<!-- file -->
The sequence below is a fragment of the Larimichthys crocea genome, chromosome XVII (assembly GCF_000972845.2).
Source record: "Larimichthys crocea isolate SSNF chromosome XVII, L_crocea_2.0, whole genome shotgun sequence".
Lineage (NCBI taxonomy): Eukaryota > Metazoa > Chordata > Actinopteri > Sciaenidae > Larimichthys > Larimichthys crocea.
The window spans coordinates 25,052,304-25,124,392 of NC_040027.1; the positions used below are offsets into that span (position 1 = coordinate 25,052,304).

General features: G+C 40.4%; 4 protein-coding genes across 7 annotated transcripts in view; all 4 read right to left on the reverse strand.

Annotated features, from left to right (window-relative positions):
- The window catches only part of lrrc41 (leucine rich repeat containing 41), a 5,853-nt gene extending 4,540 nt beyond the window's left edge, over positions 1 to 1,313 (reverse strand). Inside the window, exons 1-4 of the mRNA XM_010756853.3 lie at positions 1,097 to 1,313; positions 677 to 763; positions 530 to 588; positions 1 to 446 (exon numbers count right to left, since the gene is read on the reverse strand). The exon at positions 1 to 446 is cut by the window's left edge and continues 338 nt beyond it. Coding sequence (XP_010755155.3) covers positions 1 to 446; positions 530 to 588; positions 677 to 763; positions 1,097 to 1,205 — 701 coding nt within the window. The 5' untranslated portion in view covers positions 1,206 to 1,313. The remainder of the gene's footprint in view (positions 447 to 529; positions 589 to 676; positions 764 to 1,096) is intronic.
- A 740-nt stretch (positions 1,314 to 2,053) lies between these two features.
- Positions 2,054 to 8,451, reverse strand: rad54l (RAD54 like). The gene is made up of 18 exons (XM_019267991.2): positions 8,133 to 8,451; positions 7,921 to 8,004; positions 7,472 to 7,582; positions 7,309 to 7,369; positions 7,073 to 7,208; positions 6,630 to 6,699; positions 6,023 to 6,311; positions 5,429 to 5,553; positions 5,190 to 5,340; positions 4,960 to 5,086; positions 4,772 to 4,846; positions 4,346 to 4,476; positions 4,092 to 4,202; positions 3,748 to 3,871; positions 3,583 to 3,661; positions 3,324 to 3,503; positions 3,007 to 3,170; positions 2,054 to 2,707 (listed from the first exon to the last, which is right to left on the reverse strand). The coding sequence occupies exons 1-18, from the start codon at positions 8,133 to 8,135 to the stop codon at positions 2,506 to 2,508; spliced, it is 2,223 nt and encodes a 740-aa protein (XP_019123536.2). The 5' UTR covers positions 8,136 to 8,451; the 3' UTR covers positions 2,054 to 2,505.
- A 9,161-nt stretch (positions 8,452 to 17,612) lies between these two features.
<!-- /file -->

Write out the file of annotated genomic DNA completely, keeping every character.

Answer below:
The sequence below is a fragment of the Larimichthys crocea genome, chromosome XVII (assembly GCF_000972845.2).
Source record: "Larimichthys crocea isolate SSNF chromosome XVII, L_crocea_2.0, whole genome shotgun sequence".
Lineage (NCBI taxonomy): Eukaryota > Metazoa > Chordata > Actinopteri > Sciaenidae > Larimichthys > Larimichthys crocea.
The window spans coordinates 25,052,304-25,124,392 of NC_040027.1; the positions used below are offsets into that span (position 1 = coordinate 25,052,304).

General features: G+C 40.4%; 4 protein-coding genes across 7 annotated transcripts in view; all 4 read right to left on the reverse strand.

Annotated features, from left to right (window-relative positions):
- The window catches only part of lrrc41 (leucine rich repeat containing 41), a 5,853-nt gene extending 4,540 nt beyond the window's left edge, over positions 1 to 1,313 (reverse strand). Inside the window, exons 1-4 of the mRNA XM_010756853.3 lie at positions 1,097 to 1,313; positions 677 to 763; positions 530 to 588; positions 1 to 446 (exon numbers count right to left, since the gene is read on the reverse strand). The exon at positions 1 to 446 is cut by the window's left edge and continues 338 nt beyond it. Coding sequence (XP_010755155.3) covers positions 1 to 446; positions 530 to 588; positions 677 to 763; positions 1,097 to 1,205 — 701 coding nt within the window. The 5' untranslated portion in view covers positions 1,206 to 1,313. The remainder of the gene's footprint in view (positions 447 to 529; positions 589 to 676; positions 764 to 1,096) is intronic.
- A 740-nt stretch (positions 1,314 to 2,053) lies between these two features.
- Positions 2,054 to 8,451, reverse strand: rad54l (RAD54 like). The gene is made up of 18 exons (XM_019267991.2): positions 8,133 to 8,451; positions 7,921 to 8,004; positions 7,472 to 7,582; positions 7,309 to 7,369; positions 7,073 to 7,208; positions 6,630 to 6,699; positions 6,023 to 6,311; positions 5,429 to 5,553; positions 5,190 to 5,340; positions 4,960 to 5,086; positions 4,772 to 4,846; positions 4,346 to 4,476; positions 4,092 to 4,202; positions 3,748 to 3,871; positions 3,583 to 3,661; positions 3,324 to 3,503; positions 3,007 to 3,170; positions 2,054 to 2,707 (listed from the first exon to the last, which is right to left on the reverse strand). The coding sequence occupies exons 1-18, from the start codon at positions 8,133 to 8,135 to the stop codon at positions 2,506 to 2,508; spliced, it is 2,223 nt and encodes a 740-aa protein (XP_019123536.2). The 5' UTR covers positions 8,136 to 8,451; the 3' UTR covers positions 2,054 to 2,505.
- A 9,161-nt stretch (positions 8,452 to 17,612) lies between these two features.